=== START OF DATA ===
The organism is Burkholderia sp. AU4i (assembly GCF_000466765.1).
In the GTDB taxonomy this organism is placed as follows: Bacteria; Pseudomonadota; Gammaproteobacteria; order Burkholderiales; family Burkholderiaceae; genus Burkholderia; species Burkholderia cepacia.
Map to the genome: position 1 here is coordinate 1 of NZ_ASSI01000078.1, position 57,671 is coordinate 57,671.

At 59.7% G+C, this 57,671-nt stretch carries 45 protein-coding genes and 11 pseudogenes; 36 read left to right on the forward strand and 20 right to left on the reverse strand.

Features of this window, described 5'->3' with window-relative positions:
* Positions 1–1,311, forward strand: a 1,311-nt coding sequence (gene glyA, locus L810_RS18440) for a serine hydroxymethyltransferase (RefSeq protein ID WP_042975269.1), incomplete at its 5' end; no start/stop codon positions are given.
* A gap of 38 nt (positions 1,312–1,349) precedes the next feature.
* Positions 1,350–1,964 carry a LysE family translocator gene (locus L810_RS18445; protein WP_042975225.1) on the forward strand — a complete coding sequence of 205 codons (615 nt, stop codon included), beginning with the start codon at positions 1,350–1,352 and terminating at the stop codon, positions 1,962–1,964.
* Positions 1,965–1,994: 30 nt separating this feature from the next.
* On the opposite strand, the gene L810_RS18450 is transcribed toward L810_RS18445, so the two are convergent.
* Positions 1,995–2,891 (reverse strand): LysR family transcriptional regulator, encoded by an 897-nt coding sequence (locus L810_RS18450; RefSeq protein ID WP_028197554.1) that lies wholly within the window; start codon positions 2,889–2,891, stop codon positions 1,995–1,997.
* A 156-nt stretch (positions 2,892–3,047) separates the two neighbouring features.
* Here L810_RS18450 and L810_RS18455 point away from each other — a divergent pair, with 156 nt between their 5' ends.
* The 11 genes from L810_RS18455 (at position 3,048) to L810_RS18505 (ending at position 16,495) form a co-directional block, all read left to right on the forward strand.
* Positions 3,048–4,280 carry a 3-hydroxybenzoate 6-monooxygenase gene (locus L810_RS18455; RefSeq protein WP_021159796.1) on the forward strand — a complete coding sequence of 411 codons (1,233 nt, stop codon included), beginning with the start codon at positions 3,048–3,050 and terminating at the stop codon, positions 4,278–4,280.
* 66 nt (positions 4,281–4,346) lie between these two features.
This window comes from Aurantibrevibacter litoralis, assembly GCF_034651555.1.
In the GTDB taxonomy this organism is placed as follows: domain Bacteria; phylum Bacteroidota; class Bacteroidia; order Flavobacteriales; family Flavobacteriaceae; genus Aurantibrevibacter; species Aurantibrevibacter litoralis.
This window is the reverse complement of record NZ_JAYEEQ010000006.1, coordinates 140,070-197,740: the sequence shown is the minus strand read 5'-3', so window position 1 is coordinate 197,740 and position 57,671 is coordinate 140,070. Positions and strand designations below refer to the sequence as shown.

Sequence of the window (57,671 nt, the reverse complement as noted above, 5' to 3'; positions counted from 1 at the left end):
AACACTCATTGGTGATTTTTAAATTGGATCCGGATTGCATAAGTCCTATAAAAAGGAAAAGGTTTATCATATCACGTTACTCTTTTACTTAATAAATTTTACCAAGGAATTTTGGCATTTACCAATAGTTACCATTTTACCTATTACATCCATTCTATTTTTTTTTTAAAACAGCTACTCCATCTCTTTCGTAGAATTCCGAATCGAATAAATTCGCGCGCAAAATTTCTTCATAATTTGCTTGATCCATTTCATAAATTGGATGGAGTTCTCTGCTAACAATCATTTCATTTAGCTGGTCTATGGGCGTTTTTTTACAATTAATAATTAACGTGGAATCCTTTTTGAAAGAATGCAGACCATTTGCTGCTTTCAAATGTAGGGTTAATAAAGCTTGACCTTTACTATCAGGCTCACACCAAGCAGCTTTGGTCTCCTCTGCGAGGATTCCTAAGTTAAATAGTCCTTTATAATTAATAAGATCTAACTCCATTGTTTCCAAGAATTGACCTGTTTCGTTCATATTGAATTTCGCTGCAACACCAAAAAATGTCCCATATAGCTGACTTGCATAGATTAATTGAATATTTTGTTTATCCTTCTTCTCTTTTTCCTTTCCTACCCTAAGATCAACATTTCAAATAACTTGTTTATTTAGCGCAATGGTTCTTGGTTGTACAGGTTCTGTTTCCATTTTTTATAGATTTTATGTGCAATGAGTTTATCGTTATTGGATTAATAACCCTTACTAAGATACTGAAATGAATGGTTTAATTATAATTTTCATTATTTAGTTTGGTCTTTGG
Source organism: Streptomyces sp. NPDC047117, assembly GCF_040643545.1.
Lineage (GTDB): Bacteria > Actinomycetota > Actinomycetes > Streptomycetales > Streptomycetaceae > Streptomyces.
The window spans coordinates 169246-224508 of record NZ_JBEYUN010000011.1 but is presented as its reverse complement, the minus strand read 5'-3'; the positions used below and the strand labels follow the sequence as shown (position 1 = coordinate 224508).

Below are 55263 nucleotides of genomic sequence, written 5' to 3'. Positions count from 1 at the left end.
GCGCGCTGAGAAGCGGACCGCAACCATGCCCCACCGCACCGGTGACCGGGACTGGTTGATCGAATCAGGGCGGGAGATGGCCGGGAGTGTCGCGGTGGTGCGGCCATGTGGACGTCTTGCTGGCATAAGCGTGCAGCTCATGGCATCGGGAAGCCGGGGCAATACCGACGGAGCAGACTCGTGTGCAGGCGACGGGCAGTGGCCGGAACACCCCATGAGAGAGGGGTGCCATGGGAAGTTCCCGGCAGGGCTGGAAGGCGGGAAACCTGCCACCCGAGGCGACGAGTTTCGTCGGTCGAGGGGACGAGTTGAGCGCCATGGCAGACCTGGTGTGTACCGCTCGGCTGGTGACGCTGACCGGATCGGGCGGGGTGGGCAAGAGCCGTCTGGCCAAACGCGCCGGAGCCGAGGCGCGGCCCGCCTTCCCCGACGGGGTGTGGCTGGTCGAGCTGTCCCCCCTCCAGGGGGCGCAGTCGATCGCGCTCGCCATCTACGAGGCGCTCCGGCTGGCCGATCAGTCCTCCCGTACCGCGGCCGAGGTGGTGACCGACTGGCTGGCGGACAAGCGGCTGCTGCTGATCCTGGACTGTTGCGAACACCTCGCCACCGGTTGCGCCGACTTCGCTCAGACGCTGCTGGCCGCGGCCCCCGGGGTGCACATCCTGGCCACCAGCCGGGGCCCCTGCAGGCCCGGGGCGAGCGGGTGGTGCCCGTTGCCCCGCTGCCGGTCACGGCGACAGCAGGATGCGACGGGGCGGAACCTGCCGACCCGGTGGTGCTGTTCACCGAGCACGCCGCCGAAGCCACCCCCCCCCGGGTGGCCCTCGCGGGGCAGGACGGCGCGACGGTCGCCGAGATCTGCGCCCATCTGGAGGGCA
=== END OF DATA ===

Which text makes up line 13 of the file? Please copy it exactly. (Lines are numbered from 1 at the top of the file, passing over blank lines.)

* Here L810_RS18450 and L810_RS18455 point away from each other — a divergent pair, with 156 nt between their 5' ends.